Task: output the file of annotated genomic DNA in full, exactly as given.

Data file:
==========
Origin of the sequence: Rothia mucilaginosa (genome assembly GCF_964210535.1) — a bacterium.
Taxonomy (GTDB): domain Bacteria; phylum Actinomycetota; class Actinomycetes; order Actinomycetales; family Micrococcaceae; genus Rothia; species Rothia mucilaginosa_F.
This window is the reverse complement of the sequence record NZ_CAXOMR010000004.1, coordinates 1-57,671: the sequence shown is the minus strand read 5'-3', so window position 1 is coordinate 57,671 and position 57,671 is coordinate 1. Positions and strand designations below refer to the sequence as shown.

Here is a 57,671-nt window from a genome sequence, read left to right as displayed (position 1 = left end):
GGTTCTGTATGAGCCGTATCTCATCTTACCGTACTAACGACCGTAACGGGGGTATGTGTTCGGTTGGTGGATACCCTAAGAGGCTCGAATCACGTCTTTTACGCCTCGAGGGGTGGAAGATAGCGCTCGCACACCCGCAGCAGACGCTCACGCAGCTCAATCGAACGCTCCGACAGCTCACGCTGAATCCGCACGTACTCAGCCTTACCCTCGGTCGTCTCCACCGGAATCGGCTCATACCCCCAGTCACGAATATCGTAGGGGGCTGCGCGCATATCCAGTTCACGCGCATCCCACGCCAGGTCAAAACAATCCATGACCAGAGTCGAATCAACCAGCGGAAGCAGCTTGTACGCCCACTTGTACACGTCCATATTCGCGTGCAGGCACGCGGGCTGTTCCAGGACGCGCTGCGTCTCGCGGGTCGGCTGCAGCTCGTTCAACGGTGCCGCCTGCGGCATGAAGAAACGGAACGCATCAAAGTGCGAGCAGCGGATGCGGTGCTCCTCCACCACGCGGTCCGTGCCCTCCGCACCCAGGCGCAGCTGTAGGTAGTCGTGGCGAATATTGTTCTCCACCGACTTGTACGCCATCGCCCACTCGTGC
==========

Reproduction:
Origin of the sequence: Rothia mucilaginosa (genome assembly GCF_964210535.1) — a bacterium.
Taxonomy (GTDB): domain Bacteria; phylum Actinomycetota; class Actinomycetes; order Actinomycetales; family Micrococcaceae; genus Rothia; species Rothia mucilaginosa_F.
This window is the reverse complement of the sequence record NZ_CAXOMR010000004.1, coordinates 1-57,671: the sequence shown is the minus strand read 5'-3', so window position 1 is coordinate 57,671 and position 57,671 is coordinate 1. Positions and strand designations below refer to the sequence as shown.

Here is a 57,671-nt window from a genome sequence, read left to right as displayed (position 1 = left end):
GGTTCTGTATGAGCCGTATCTCATCTTACCGTACTAACGACCGTAACGGGGGTATGTGTTCGGTTGGTGGATACCCTAAGAGGCTCGAATCACGTCTTTTACGCCTCGAGGGGTGGAAGATAGCGCTCGCACACCCGCAGCAGACGCTCACGCAGCTCAATCGAACGCTCCGACAGCTCACGCTGAATCCGCACGTACTCAGCCTTACCCTCGGTCGTCTCCACCGGAATCGGCTCATACCCCCAGTCACGAATATCGTAGGGGGCTGCGCGCATATCCAGTTCACGCGCATCCCACGCCAGGTCAAAACAATCCATGACCAGAGTCGAATCAACCAGCGGAAGCAGCTTGTACGCCCACTTGTACACGTCCATATTCGCGTGCAGGCACGCGGGCTGTTCCAGGACGCGCTGCGTCTCGCGGGTCGGCTGCAGCTCGTTCAACGGTGCCGCCTGCGGCATGAAGAAACGGAACGCATCAAAGTGCGAGCAGCGGATGCGGTGCTCCTCCACCACGCGGTCCGTGCCCTCCGCACCCAGGCGCAGCTGTAGGTAGTCGTGGCGAATATTGTTCTCCACCGACTTGTACGCCATCGCCCACTCGTGC